65. Have an ancestor who came to America as an indentured servant.
  66. Have an ancestor who fought in the Revolutionary War, War of 1812 or Civil War.
  67. Taken a photograph of an ancestor’s tombstone.
  68. Can “read” a church record in Latin.
  69. Have an ancestor who changed his/her name, just enough to be confusing.
  70. Joined a Rootsweb mailing list.
  71. Created a family website.
  72. Have a genealogy blog.
  73. Was overwhelmed by the amount of family information received from someone.
  74. Have broken through at least one brick wall.
  75. Done genealogy research at a court house.
  76. Borrowed microfilm from the Family History Library through a local Family History Center(s).
  77. Found an ancestor in an online newspaper archive.
  78. Have visited a NARA branch. Only the main one!
  79. Have an ancestor who served in WWI or WWII.
  80. Use maps in my genealogy research.
  81. Have a blacksheep ancestor.
  82. Found a bigamist amongst my ancestors.
  83. Attended a genealogical institute.
  84. Taken online genealogy (and local history) courses. ProGen counts, right?
  85. Consistently (document) and cite my sources.  Lesson learned!
  86. Visited a foreign country (i.e. one I don’t live in) in search of ancestors.
  87. Can locate any document in my research files within a few minutes.
  88. Have an ancestor who was married four times.
  89. Made a rubbing of an ancestor’s gravestone.
  90. Followed genealogists on Twitter. Follow me! @baysideresearch
  91. Published a family history book.
  92. Learned of a death of a fairly close family relative through research.
  93. Offended a family member with my research.  Hope not!
  94. Reunited someone with precious family photos or artifacts.
  95. Have a paid subscription to a genealogy database.
  96. Submitted articles for FamilySearch Wiki. Maybe someday…
  97. Organized a family reunion. No, but I plan to attend the 85th CORLEY family reunion in Illinois in 2012!
  98. Used Archives in countries where my ancestors originated.
  99. Converted someone new to the love of all things genealogy.  I think I’ve passed the bug on to a few.

Benjamin William Franklin Corley

Dear Reader: Do you think you are related to the individuals listed in this post? Please drop me a note! I love hearing from cousins and others researching my family!

Today, July 12, is the anniversary of the death of my second great-grandfather, Benjamin William Franklin Corley in 1891. So, I thought I would list what I know about him:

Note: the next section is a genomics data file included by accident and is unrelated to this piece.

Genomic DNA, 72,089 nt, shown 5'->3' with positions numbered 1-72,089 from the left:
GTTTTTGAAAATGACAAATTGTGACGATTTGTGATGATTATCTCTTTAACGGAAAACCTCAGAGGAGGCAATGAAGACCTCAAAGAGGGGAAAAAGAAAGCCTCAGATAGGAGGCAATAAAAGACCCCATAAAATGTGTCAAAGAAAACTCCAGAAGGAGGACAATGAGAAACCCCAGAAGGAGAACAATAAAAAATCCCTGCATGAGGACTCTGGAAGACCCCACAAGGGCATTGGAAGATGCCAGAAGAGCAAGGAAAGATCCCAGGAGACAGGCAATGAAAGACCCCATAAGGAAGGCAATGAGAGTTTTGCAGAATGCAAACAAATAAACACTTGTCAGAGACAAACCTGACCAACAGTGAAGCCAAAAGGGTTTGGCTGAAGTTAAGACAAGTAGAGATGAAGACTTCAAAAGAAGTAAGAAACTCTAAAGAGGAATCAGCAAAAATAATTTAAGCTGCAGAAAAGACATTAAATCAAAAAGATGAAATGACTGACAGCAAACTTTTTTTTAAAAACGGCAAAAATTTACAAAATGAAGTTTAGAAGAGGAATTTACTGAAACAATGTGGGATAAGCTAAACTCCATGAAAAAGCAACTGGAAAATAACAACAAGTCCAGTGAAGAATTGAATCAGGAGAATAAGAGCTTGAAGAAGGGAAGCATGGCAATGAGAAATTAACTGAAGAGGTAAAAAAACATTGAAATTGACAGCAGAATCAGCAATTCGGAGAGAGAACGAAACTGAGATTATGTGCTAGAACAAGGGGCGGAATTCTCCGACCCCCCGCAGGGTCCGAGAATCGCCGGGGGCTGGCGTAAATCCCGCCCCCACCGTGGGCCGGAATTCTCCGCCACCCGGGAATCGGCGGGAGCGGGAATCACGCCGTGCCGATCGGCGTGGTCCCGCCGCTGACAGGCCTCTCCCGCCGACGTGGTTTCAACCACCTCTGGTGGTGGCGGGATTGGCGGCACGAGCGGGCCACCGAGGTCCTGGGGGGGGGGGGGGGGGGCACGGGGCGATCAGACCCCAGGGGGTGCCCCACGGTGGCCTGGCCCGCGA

- While he was born in Kentucky, he spent most of his life in Shelby County, Illinois
– He had a twin brother, Henry William Washington Corley
– His parents were Jonathan Cheatham Corley and Delilah Basham (Delilah’s father, Obediah, is my ticket into the DAR, eventually)
– He was a farmer and a “local preacher” with the Methodist Episcopal Church, but transferred to the Free Methodist Church after a dispute with the local minister of the former church
– He married Lois Wakefield in 1842
– He passed away at his wife’s funeral — here is the story from A Genealogy of Corleys (page 150):

“While the service was being conducted, Mr. Corley leaned his head over on the shoulder of his son Joseph*, and expired. The further service was adjourned, and a joint service for both of them afterwards was conducted.”

*Joseph was my great-grandfather.

Thanks to A Genealogy of Corleys, I have a picture of Benjamin and Lois.

July 12 also is the anniversary of the death of my grandmother Ida Bole (Hill) Corley in 1943. I’ve written about the Hills extensively.

Lois Wakefield

Dear Reader: Do you think you are related to the individuals listed in this post? Please drop me a note! I love hearing from cousins and others researching my family!

Today, July 11, is the anniversary of the death of my second great-grandmother, Lois Wakefield, in 1891. Here is what I know about her:

- She was born in Illinois in 1822
– She was married to Benjamin William Franklin Corley (we’ll learn more about him tomorrow)
– Together, Lois and Benjamin had 11 children, including my great-grandfather, Joseph Corley
– It appears Lois spent her entire life in Shelby County, Illinois

I haven’t spent a lot of time on this line and I haven’t been able to identify her parents yet.

SNGF: Better Google Search

Dear Reader: Do you think you are related to the individuals listed in this post? Please drop me a note! I love hearing from cousins and others researching my family!

It’s been a while since I’ve been able to play along with Saturday Night Genealogy Fun. Here’s this week’s task:

“1)  Go to genea-blogger Ramdy Majors website (http://www.randymajors.com/).

2)  Add his blog to your RSS reader, if you don’t have it already.

3) Read his blog post AncestorSearch using Google Custom Search – BETA.  See the link at the top of the page that says “AncestorSearch using Google Custom Search – BETA?”  Click on it.